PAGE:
Social Criticism and Concern in Blake’s
Songs of Innocence and of Experience

In 1940, George Orwell, the great author and socio-political commentator, remarked of Blake’s ‘London’ that ‘there is more understanding of the nature of capitalist society in [this] poem… than in three-quarters of Socialist literature.’ Such a statement is neither unwarranted nor, arguably, hyperbolic: after reading an illuminated copy of the Songs, the politically-minded and liberalist poet Samuel Coleridge described Blake as ‘a man of Genius’, William Wordsworth and Charles Lamb bestowing him with similar praise. The social significance of Blake’s work then, particularly Songs of Innocence and of Experience, is undeniable: the poems throughout the book explore the complex relationship between meaning and morality, the often blurred lines between the two contrary states of innocence and experience, as well as pervasive and widespread corruption: of church and of state, of the decline of sociability or ‘brotherhood’, and of the dulling of our sensory perceptions through the inevitable ‘fall’ from innocence. In this essay then, I intend to consider some of Blake’s most poignantly sociological poems, and conclude that whilst Blake’s main social concerns lie within the increasingly narrowing, claustrophobically subjective world that he presents (and witnessed as a lifelong Londoner), he nonetheless offers us a way out, through a revised sense of fraternity, sexuality, and objective awareness, which, he believes, will ultimately ‘cleanse the doors of perception [and make] everything appear to Man as it is, Infinite’.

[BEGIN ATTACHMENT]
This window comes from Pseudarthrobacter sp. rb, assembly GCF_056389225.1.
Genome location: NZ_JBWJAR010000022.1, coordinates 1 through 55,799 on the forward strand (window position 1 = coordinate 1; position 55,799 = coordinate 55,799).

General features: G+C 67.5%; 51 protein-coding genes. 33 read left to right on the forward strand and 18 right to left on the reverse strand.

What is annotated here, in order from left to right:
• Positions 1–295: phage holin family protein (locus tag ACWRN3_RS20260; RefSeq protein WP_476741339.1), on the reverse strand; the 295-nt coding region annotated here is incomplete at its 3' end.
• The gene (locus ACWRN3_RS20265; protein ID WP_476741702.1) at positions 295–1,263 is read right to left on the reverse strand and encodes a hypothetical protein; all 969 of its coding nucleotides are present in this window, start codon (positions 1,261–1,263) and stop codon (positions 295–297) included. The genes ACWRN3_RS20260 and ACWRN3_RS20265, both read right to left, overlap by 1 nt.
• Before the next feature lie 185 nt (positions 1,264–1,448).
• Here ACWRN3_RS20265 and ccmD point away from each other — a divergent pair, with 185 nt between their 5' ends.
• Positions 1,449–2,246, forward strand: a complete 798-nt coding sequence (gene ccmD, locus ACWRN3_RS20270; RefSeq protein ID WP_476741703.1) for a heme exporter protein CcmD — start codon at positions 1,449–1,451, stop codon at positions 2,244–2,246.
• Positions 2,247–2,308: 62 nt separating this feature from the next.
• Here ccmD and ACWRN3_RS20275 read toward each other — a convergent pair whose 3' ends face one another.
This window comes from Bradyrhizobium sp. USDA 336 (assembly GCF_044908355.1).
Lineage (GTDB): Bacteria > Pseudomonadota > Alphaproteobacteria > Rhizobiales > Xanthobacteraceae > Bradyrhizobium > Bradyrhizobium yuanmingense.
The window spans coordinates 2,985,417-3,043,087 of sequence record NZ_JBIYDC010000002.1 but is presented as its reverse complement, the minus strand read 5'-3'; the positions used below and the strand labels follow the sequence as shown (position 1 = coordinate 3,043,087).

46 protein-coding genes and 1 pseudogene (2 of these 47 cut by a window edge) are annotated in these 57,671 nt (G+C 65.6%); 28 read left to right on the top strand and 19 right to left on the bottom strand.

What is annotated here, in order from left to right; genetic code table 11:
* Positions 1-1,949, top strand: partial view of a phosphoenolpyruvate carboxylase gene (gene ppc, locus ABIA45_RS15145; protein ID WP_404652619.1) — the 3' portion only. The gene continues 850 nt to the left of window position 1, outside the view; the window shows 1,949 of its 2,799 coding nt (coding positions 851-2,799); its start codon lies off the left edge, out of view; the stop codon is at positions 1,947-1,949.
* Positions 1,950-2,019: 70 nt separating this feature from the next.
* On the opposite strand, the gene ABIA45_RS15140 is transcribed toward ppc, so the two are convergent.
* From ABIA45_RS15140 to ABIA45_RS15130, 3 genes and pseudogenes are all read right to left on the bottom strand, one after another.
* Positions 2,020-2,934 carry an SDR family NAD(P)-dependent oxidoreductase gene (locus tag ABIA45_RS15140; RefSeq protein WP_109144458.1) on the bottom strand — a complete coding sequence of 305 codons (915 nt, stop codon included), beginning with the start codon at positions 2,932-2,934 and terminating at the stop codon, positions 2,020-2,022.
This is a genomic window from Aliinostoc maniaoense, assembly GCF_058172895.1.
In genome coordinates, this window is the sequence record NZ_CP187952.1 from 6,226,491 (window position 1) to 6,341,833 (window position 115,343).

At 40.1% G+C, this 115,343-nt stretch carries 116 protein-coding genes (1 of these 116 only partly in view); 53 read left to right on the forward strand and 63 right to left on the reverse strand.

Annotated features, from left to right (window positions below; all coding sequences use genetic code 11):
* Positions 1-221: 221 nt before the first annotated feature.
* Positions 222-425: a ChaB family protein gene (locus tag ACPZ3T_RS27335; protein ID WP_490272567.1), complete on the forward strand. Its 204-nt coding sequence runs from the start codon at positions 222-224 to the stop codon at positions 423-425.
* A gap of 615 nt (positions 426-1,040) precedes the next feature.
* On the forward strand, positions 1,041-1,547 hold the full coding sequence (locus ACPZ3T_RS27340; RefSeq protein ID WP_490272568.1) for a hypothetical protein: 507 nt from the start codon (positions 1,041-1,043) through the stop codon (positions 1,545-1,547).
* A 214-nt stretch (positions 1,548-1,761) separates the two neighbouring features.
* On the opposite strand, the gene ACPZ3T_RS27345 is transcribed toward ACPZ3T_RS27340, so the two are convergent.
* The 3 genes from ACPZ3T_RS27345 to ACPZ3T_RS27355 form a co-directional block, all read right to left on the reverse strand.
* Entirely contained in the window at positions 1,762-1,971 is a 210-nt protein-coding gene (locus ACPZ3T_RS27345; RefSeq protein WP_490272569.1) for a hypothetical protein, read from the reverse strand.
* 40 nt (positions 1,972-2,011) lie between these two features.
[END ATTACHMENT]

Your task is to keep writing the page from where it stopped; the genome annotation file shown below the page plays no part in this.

[rest of essay removed: 08/02/2008]


Blake, William, Songs of Innocence and of Experience ed. Richard Willmott (Oxford: Oxford University Press, 1990)

Blake, William, The Marriage of Heaven and Hell (UK: Dover Publications, 1994)

Ferber, Michael, ‘“London” and its Politics’, ELH, Volume 48, No.2 (Summer, 1981) pp.310-338

Orwell, George, ‘Charles Dickens’ (1940), The Collected Essays, Journalism and Letters (New York: Harcourt Brace, 1968)

Wimsatt, William, Hateful Contraries (Lexington: University of Kentucky Press, 1965)

Wu, Duncan, Romanticism: An Anthology, 3rd Edition (UK: Blackwell Publishing, 2006)


Poem 4 - Just for the sake of recovering...

The fourth draft poem for Matthew Sweeney's Guardian Unlimited workshop:

Just for the sake of recovering
I see no sense in bothering
with the writing or sending

of texts or an explanatory letter,
as things couldn’t be made any worse or better
by the words that locked these fetters.


Poem 3 - Whatever you've come here to get...

I'll be busy tomorrow, so here's the third draft poem for Matthew Sweeney's Guardian Unlimited workshop, which I've written in advance (this line was the one that first grabbed me):

Whatever you’ve come here to get
you’ll not find it in the slow turn and
reflect of the moon’s gunshot wound,

in the maplewood glow of the streets
after hours of trance, dripping with sweat,
when you try and pick me out from a crowd
pouring towards minicabs and kebab meat,

tired and sallow-faced and sparking up
in the flickering omnipresence of traffic lights.
You’ll not glimpse me making my way back home,

either, dragging the sack of myself to the front door
where, as the old gag goes, I piss gloriously against it
before pulling the keys out and opening up. Unseen,
and you’ll not even spot me as the last to leave,

led slowly out by the bouncers like a victim,
but just in desperate need of sleep. I won’t be